JAILED: Khawla Barghouth, 21, admitted failing to disclose her friend Rizlaine Boular’s terror plot

A young married woman who knew of her friend’s plans to carry out a terrorist attack in Westminster, but failed to alert police, has been jailed for 28 months.

Khawla Barghouthi, 21, of north-west London now also faces deportation to Tunisia after she admitted failing to disclose her friend Rizlaine Boular’s Islamic State-inspired plan to authorities.

She was sentenced at the Old Bailey on Friday, 22nd June to two years and four months’ imprisonment.

Rizlaine, 22, had discussed and even practised her proposed knife attack at Khawla’s home in Willesden, north-west London, shortly before her arrest on 27th April last year.

In a bugged conversation, the women were heard laughing as Rizlaine talked about her fears that she might “flop so badly” and cut her arm by accident.

When armed police swooped to arrest them, Rizlaine shouted “F*** you” and was shot by an officer, who thought she had something in her hand.

FOILED: Rizlaine Boular, 22, had an Islamic State-inspired plan for a knife terror attack in Westminster

Of her banter with Rizlaine on the day of the planned attack, Open University student Khawla said: “I did not believe the person I was with was actually going to go through with anything. When I read the transcript I was horrified how it sounds. What I can say, at the time it was extravagant talk and very stupid fooling around.”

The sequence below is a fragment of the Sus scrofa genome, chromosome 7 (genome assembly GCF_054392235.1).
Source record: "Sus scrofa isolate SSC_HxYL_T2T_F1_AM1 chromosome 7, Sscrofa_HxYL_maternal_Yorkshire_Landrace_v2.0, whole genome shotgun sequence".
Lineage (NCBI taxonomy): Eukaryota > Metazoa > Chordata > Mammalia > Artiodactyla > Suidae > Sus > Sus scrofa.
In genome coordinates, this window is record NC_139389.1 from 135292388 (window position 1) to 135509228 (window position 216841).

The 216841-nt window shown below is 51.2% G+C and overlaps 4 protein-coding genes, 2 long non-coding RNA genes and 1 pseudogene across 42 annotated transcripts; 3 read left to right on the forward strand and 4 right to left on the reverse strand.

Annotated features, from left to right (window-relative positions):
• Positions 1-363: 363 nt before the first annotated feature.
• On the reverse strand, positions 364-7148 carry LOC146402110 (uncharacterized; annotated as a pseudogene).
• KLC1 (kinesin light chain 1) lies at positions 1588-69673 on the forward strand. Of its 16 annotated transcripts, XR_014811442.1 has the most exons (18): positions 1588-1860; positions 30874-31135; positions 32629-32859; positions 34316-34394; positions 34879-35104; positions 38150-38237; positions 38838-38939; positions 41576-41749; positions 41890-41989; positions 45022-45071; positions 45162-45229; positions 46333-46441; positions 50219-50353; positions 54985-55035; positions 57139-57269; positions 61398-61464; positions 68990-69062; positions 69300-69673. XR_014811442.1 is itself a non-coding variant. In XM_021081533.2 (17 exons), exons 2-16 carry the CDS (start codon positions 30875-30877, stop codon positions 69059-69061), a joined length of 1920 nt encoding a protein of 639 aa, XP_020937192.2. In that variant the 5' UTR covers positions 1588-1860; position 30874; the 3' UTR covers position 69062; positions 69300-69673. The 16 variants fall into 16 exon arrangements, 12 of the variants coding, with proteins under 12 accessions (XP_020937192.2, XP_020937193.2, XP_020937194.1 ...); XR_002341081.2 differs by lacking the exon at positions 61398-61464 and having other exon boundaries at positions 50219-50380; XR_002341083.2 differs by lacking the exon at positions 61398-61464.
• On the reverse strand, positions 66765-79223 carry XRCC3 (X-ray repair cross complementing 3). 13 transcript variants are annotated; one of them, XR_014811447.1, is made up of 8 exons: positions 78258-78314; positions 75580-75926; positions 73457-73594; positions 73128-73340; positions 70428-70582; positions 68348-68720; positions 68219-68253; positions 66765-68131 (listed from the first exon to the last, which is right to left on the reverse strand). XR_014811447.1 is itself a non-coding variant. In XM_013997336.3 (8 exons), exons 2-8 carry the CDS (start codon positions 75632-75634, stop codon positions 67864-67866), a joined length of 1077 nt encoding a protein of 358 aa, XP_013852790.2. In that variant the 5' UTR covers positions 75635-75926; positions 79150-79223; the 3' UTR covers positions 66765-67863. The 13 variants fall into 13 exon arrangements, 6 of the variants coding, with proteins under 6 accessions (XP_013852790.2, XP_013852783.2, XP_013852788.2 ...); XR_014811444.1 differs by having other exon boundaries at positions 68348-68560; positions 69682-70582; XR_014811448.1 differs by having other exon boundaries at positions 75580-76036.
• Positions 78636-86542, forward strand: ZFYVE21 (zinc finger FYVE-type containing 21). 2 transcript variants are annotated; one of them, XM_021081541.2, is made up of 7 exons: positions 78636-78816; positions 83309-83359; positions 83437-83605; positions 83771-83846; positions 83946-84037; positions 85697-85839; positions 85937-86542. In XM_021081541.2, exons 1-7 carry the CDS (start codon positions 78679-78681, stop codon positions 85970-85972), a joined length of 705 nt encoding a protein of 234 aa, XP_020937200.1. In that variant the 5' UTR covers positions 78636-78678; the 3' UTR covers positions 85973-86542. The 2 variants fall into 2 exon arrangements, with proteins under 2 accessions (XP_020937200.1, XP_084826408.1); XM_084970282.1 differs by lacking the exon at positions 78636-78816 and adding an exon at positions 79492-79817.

But passing sentence at the Old Bailey, Judge Mark Dennis QC said the defendant knew Rizlaine was serious and did nothing to alert authorities or put her off.

He said she “failed to disclose information about an imminent attack in which a knife would be used to endanger the life of multiple individuals”.

Rizlaine was sentenced to life imprisonment on Friday, 15th June and ordered to serve a minimum of 16 years, having previously admitted preparing acts of terrorism.

Rizlaine’s 44-year-old mother Mina Dich, 44, and 18-year-old sister Safaa Boular

Rizlaine’s 44-year-old mother Mina Dich, 44, and 18-year-old sister Safaa Boular were sentenced for their roles in planning the terrorist attacks. Mina was sentenced to an extended sentence of 11 years and nine months comprised of six years and nine months’ imprisonment and an additional five years on licence.

Safaa Boular, Britain’s youngest female IS terror plotter, was found guilty of two counts of preparation of terrorist acts. This followed a trial and Safaa, who is the daughter of Mina and sister to Rizlaine, is due to be sentenced at a later date.

The court heard that Boular took up the mantle from her younger sister, Safaa, who had planned to attack the British Museum after her Islamic State fiance was killed in Syria.